What kept them anchored was the man standing on the pitcher’s mound: Aroldis Chapman
Chapman, the newest Yankee, who became eligible Monday after serving a 30-game domestic violence suspension
has brought a buzz to the late innings at the often somnolent stadium
with a fastball that rides steadily at 100 miles an hour.
Chapman enters through the bullpen gate, he is accompanied
beat-thumping music medley and a montage of flaming scoreboard graphics,
which awaken the crowd as would one of his fastballs under the chin.
though Yankee Stadium is empty, it’s like there’s life back in it,
Elan Wilkenfeld said Tuesday as he stood in the right-field corner with
his friend Ross Rubin, watching Chapman work the final inning of a 10-7 Yankees
a team that has been competitive but not dynamic — and devoid of much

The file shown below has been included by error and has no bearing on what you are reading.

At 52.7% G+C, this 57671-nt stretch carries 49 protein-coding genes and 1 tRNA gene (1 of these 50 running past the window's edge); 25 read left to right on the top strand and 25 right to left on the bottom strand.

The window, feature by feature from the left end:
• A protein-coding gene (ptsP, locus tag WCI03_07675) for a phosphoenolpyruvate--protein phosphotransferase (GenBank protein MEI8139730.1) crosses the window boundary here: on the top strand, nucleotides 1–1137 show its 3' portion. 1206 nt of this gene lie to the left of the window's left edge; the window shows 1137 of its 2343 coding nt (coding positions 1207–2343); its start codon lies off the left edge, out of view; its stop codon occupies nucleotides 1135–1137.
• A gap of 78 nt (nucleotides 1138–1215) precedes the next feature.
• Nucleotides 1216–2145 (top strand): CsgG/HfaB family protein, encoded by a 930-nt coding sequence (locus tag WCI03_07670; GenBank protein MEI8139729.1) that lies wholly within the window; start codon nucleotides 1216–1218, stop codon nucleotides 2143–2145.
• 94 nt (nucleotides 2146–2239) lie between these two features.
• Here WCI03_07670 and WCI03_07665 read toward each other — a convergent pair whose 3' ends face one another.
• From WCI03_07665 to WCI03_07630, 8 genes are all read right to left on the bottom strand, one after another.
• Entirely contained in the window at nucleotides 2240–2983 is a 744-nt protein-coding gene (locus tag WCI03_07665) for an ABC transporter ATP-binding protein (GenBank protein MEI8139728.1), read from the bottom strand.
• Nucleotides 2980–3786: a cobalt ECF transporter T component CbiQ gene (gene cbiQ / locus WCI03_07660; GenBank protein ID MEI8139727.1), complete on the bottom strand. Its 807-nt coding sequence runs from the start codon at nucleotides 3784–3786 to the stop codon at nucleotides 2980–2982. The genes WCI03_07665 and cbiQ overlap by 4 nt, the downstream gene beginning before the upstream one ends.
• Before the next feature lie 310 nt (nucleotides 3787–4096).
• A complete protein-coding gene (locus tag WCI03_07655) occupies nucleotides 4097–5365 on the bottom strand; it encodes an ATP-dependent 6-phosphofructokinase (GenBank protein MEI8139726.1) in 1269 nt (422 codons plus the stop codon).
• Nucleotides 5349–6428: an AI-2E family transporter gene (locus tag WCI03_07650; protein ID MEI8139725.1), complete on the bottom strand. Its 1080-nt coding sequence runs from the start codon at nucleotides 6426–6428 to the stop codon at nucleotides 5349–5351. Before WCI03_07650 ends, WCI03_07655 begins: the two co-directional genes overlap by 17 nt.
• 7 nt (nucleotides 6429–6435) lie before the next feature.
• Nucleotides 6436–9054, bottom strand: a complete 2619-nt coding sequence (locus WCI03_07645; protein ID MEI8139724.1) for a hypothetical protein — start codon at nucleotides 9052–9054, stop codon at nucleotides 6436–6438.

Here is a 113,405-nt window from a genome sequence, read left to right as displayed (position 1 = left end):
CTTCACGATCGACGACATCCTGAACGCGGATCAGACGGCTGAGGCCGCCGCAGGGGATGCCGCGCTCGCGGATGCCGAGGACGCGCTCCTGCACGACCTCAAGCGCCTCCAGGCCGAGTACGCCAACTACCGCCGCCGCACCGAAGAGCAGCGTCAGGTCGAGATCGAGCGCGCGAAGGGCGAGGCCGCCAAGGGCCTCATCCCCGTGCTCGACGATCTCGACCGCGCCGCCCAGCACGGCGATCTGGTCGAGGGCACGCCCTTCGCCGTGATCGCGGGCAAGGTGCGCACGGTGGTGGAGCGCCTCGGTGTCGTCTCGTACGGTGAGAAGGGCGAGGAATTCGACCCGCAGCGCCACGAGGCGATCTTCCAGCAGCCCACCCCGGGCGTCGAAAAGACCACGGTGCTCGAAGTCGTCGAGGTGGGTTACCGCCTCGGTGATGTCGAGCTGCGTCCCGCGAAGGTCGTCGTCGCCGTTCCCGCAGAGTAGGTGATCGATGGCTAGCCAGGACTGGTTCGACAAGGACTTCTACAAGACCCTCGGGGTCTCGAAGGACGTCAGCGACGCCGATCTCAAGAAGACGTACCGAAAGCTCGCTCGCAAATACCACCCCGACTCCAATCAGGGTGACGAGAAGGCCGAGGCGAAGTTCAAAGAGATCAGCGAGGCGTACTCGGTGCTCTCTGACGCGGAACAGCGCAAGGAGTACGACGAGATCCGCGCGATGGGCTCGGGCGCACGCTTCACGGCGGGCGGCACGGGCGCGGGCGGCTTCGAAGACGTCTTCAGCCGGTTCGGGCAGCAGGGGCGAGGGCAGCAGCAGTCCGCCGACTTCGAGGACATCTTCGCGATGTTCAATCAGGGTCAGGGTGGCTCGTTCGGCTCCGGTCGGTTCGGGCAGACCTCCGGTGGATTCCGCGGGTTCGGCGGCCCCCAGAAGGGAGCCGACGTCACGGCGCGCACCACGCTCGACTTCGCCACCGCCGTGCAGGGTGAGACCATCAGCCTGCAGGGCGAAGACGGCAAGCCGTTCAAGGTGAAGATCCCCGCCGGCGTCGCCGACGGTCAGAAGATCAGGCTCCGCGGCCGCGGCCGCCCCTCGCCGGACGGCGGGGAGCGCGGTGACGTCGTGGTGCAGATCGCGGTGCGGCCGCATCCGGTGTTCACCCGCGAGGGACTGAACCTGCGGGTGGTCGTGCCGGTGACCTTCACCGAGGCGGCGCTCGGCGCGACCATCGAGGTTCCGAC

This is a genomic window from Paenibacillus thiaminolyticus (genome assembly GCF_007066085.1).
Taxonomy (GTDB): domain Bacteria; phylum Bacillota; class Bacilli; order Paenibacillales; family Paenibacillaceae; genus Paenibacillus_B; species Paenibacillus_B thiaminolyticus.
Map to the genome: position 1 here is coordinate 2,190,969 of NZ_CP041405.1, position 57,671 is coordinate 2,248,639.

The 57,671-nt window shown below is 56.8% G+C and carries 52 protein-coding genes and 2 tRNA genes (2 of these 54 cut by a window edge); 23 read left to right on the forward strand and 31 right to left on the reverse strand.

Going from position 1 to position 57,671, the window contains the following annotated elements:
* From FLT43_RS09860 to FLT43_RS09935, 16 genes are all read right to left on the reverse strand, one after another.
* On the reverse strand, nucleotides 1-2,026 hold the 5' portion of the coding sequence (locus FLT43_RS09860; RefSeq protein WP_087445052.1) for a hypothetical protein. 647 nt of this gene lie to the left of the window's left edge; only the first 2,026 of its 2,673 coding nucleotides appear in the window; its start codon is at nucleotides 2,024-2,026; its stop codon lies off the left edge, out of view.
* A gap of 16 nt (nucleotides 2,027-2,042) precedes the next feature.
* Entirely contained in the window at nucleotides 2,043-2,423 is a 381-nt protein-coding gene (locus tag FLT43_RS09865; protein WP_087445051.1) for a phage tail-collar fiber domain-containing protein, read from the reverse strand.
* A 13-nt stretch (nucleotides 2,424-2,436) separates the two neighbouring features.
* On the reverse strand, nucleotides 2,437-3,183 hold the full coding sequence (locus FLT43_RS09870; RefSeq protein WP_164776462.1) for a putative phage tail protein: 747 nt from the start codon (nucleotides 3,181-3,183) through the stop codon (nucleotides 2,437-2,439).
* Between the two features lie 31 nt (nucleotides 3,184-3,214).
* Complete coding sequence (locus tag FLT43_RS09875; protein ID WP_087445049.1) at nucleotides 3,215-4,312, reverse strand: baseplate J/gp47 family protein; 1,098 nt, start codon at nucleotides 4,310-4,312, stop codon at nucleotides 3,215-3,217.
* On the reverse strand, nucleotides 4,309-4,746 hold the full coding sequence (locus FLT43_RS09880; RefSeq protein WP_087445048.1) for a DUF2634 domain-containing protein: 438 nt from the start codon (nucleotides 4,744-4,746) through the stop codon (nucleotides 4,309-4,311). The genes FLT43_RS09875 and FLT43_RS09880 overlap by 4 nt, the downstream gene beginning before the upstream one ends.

personality — in recent seasons, Chapman may be the Yankees’ most
captivating presence as they try to crawl out of last place in the
American League East.
because he is a closer — used almost exclusively when the Yankees have a
lead but not too large a lead — it is uncertain each night if Chapman
Thursday night, Gregg Fein, who was seated in the right-field
bleachers, peered down into the bullpen with his two young sons to watch
Chapman warm up while the Yankees extended their lead with two late
runs on the way to a 7-3 victory.